Watch Ohio Third Graders Must Learn to Read or Repeat the Year on PBS. See more from PBS NewsHour.
Ohio schools are one semester into its first year of the new "Third Grade Reading Guarantee" law, but some 30 percent of students -- about 40,000 statewide -- are still not reading at grade level.
The law, introduced by Republican state Sen. Peggy Lehner, seeks to have all of Ohio's third graders, with the exception of students with disabilities or English-learners, pass the third grade reading exam for promotion to the fourth grade. Those who are not reading proficient by the end of the year are to be held for another year.
PBS's John Tulenko took a trip to Ohio to see how the schools are faring under the new program. Carson Elementary School third grade teacher Linda Hissett said her students are at a range of reading levels, as low as kindergarten.
"I look at it with dismay," Hissett told PBS NewsHour. "Their whole day is made harder because all of our texts are based on [grade level] speed… so for them to be sitting in a class that is too hard for them, is making their education more of a challenge and an obstacle."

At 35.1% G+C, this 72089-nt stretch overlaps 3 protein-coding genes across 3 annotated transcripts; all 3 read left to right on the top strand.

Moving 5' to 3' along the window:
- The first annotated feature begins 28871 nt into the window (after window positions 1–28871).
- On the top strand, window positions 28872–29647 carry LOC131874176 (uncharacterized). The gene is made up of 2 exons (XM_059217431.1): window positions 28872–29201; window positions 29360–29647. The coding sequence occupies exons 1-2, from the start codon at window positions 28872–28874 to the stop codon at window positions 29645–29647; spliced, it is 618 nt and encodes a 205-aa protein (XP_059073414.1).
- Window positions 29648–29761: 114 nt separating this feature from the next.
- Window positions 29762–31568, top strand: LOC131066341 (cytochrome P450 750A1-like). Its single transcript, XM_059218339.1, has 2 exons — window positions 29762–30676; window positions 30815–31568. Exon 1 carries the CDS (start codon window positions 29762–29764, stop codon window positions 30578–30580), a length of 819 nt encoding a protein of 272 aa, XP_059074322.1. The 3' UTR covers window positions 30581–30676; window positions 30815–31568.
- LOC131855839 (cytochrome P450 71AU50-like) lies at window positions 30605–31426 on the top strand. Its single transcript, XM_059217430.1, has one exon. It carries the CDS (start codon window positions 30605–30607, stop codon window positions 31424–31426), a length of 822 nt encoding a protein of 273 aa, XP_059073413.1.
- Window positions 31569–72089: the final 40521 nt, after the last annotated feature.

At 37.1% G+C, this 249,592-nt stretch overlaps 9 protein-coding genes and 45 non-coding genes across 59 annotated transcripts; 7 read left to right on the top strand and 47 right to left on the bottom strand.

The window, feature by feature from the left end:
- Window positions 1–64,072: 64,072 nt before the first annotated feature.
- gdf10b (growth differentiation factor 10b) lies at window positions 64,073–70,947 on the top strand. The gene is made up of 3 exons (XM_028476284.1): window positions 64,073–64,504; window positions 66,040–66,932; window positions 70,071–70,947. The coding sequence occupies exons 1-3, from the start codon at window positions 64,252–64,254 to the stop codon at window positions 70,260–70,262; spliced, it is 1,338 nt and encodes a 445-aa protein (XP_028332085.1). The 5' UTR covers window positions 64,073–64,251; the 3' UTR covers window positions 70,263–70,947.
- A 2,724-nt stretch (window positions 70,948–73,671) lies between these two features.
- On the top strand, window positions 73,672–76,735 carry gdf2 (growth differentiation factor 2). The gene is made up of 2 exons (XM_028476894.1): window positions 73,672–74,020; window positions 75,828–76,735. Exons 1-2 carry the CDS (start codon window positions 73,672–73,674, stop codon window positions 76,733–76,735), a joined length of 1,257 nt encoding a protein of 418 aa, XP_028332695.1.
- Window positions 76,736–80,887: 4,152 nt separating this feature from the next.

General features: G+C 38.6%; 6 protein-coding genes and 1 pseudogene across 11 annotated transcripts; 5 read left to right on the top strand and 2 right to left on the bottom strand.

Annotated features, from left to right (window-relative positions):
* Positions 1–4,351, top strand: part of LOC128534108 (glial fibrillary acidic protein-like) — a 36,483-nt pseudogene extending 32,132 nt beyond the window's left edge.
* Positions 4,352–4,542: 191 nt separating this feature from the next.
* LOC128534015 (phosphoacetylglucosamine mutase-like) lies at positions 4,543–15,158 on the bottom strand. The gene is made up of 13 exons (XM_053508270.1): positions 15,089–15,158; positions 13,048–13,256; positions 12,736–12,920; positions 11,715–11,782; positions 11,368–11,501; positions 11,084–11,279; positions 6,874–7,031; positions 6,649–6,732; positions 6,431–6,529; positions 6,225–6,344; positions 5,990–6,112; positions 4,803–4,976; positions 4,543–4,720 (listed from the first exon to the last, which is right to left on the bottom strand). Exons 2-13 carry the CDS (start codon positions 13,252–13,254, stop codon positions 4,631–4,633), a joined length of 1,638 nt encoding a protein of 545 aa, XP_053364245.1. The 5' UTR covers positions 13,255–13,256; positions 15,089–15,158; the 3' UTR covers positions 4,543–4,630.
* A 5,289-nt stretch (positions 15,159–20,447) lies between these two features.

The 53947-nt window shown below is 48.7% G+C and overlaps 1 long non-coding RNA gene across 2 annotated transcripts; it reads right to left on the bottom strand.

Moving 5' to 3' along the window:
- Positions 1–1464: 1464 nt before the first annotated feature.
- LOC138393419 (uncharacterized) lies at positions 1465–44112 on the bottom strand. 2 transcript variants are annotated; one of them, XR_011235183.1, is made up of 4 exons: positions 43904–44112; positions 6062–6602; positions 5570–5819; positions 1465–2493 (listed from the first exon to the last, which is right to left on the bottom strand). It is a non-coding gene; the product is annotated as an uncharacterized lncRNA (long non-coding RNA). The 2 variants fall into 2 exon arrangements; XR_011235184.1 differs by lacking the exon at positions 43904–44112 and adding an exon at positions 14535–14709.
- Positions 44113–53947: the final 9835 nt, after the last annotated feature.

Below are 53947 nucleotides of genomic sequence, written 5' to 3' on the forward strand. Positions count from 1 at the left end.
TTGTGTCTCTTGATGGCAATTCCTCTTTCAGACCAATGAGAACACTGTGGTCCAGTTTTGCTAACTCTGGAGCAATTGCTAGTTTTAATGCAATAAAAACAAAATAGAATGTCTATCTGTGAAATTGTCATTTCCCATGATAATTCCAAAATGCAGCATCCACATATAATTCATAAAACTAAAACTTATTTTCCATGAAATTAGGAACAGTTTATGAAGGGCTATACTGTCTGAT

Ohio is one of 14 states across the country that now requires third graders to be reading at grade level to be promoted. Research on the method's efficacy is mixed, however, and critics point to the disproportionately high share of low-income and minority students who comprise the group of students who are held back as points of potential educational inequality.
"The Third Grade Reading Guarantee is going to the very heart of education, and that is the ability to read," Lehner told NewsHour. "Up until third grade, you're learning to read. After third grade, you're reading to learn. But if you're not well equipped, reading proficiently, you're going to struggle the rest of your school years."
Still, the program in practice is deeply nuanced. Watch the full NewsHour segment above to see how other factors like pre-kindergarten and funding are affecting its success.